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A Cautionary Tale: small earthquakes that might have changed our understanding of Tibetan geodynamics — but were mis-located
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  • Timothy James Craig,
  • Jackson James,
  • Keith F. Priestley,
  • Göran Ekström
Timothy James Craig
University of Leeds

Corresponding Author:t.j.craig@leeds.ac.uk

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Jackson James
Bullard Laboratories, Department of Earth Sciences, University of Cambridge
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Keith F. Priestley
University of Cambridge
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Göran Ekström
Lamont-Doherty Earth Observatory, Columbia University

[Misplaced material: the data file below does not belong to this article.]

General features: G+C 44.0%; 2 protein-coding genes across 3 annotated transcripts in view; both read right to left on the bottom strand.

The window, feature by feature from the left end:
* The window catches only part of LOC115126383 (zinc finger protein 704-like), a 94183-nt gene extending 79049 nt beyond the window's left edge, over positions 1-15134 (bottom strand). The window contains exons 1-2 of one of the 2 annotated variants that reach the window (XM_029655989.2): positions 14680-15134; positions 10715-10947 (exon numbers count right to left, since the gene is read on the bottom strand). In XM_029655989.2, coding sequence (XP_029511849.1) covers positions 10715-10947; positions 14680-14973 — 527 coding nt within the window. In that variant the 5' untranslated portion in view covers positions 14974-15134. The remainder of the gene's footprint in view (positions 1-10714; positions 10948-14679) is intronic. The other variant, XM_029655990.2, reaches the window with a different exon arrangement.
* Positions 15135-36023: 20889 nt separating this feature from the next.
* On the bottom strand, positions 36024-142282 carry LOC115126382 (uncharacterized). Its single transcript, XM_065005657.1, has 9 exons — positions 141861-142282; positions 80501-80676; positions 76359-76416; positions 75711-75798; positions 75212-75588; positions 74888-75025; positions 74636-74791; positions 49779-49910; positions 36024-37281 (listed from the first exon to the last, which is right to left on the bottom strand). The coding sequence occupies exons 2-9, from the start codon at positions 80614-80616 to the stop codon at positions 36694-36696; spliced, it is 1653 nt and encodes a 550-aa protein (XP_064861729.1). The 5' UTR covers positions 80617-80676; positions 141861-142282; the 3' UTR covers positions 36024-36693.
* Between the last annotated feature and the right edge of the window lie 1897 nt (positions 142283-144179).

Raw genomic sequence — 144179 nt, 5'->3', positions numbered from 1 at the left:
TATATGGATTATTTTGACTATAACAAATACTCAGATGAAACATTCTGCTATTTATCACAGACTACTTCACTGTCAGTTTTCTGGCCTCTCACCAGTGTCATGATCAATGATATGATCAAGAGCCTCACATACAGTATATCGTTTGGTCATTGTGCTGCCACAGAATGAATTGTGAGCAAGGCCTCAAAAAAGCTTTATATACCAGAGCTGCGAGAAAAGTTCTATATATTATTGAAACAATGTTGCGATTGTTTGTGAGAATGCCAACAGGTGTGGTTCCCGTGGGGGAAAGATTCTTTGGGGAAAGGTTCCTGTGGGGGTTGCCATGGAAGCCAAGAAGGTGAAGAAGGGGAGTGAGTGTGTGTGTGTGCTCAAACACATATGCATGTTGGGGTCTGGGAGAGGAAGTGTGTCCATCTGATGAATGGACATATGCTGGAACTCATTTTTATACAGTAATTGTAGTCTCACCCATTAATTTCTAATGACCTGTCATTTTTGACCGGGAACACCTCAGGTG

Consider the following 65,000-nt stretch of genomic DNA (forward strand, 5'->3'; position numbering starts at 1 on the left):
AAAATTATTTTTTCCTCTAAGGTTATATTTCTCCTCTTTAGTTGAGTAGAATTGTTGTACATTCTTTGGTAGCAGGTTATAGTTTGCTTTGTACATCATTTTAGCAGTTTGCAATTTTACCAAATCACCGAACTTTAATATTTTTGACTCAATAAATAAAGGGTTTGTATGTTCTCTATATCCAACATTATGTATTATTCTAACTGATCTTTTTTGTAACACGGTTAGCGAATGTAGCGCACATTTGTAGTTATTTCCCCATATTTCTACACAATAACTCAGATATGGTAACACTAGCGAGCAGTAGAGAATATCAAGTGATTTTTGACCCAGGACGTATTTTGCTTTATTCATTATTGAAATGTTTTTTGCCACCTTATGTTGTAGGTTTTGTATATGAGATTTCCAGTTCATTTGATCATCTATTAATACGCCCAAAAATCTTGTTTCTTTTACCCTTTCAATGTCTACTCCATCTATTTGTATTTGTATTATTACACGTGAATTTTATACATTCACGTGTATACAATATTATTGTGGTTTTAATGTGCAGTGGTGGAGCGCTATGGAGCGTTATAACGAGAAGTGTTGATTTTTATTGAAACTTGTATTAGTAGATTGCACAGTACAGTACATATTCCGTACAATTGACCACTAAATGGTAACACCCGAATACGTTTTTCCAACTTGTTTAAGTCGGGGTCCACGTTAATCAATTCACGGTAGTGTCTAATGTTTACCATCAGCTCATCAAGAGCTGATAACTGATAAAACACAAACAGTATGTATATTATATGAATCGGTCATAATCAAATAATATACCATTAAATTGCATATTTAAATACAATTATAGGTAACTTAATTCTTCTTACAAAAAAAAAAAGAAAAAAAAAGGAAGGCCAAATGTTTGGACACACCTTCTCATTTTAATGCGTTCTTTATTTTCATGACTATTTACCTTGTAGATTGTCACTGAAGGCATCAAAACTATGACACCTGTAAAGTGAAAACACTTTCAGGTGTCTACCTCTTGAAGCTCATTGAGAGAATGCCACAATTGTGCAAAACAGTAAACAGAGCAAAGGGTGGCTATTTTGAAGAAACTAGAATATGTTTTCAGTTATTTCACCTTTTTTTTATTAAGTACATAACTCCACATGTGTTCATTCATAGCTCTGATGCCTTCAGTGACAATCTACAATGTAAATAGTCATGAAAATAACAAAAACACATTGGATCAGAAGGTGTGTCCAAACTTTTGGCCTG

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Earthquake moment tensors and centroid locations in the catalogue of the Global CMT (gCMT) project, formerly the Harvard CMT project, have become an essential and extraordinarily valuable resource for studying active global tectonics, used by many solid-Earth researchers. The catalogue’s quality, long duration (1976–present), ease of access and global coverage of earthquakes larger than about Mw~5.5 has transformed our ability to study regional patterns of earthquake locations and focal mechanisms. It also allows researchers to easily identify earthquakes with anomalous mechanisms and depths that stand out from the global or regional patterns, some of which require us to look more closely at accepted interpretations of geodynamics, tectonics or rheology. But, as in all catalogues that are, to some extent and necessarily, produced in a semi-routine fashion, the catalogue may contain anomalies that are in fact errors. Thus, before re-assessing geodynamic, tectonic or rheological understanding on the basis of anomalous earthquake locations or mechanisms in the gCMT catalogue, it is first prudent to check those anomalies are real. The purpose of this paper is to illustrate that necessity in the eastern Himalayas and SE Tibet, where two earthquakes that would otherwise require a radical revision of current geodynamic understanding are shown, in fact, to have gCMT depths (and, in one case, also focal mechanism) that are incorrect — in spite of the overwhelming majority of gCMT solutions in that region being unremarkable and likely to be approximately correct.